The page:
- Nelson, D.A., Mildenhall, P. Studies on cytophilic antibodies: The production by mice of macrophage cytophilic antibodies to sheep erythrocytes: relationship to the production of other antibodies and development of delayed type hypersensitivity. Australian Journal of Experimental Biology and Medical Sciences, 1967; 45: 113.
- Wilkinson, P.C. Neutrophil adhesion test. In: Vane, J.K., Ferreria, S.H. (Eds.), Handbook of Experimental Pharmacology, I, first ed. SpringerVerlag, Berlin, 1978; 109
- Mythilpriya, R., Shanti, P and Sachdanandam, P. Oral acute and subacute toxicity studies with kalpaomruthaa, a modified indigenous preparation on rats. Journal of Health Science 2007; 53(4): 351-358
- Kanjiwani, D.G., Marathe, T.P., Chiplunkar, S.V., Sathaye, S.S. Evaluation of immunomodulatory activity of metha-nolic extract of Piper betel Scand. J Immunol 2008; 67: 589-593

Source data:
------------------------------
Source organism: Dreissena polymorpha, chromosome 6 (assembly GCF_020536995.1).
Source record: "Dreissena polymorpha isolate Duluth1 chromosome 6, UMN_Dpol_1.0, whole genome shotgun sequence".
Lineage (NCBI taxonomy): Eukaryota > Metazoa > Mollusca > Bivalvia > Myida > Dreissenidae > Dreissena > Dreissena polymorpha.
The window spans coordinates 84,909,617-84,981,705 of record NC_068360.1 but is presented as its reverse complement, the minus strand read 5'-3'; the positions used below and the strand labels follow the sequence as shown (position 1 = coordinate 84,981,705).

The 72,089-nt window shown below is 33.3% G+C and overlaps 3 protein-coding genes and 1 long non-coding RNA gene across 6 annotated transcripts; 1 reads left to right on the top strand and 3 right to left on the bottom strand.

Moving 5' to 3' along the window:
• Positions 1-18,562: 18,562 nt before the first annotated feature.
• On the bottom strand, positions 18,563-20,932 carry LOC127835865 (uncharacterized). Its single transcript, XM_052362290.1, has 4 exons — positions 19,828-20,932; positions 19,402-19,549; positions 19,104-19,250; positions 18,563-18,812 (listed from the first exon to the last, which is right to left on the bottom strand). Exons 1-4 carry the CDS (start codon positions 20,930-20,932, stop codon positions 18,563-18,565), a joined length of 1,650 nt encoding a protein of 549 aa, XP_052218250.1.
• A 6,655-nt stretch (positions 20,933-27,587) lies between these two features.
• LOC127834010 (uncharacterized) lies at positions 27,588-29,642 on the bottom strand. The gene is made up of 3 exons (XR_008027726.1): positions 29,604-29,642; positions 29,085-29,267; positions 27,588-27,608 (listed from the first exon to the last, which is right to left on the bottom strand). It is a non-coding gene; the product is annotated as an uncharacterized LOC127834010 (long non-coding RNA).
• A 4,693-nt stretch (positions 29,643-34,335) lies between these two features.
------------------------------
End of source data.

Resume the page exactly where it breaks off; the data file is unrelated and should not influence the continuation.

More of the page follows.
- Elgert, K.D. Immunology: Understanding the immune system. New York, Wiley 1996; 306.
- Miller, L.E., Ludke, H.R., Peacock, J.E., Tomar, R.H. Manual of Laboratory Immunology. Lea and Febiger, London, 1991; 1-18.
- Askenase, P.W., Van Loveren, M. Delayed type hypersensitivity: Activation of mast cells by antigen specific T-cell factors initiates cascade of cellular interactions. Immunology Today 1983; 4: 259–264.
- Grisworld, D.E., Alessi, S., Walz, D.T. Stimulation of contact sensitivity to oxazolone by disodium cromoglycate. Int Arch Allergy Immunol 1982; 69: 93-97.
- .Vinegar, R., Truax, J.F., Selph, J.L., Jihnston, P.R., Venable, A.L., McKenzie, K.K. Pathway to carragenan induced inflammation in the hind limb of the rat. Federat Proc, 1987; 46: 118-126.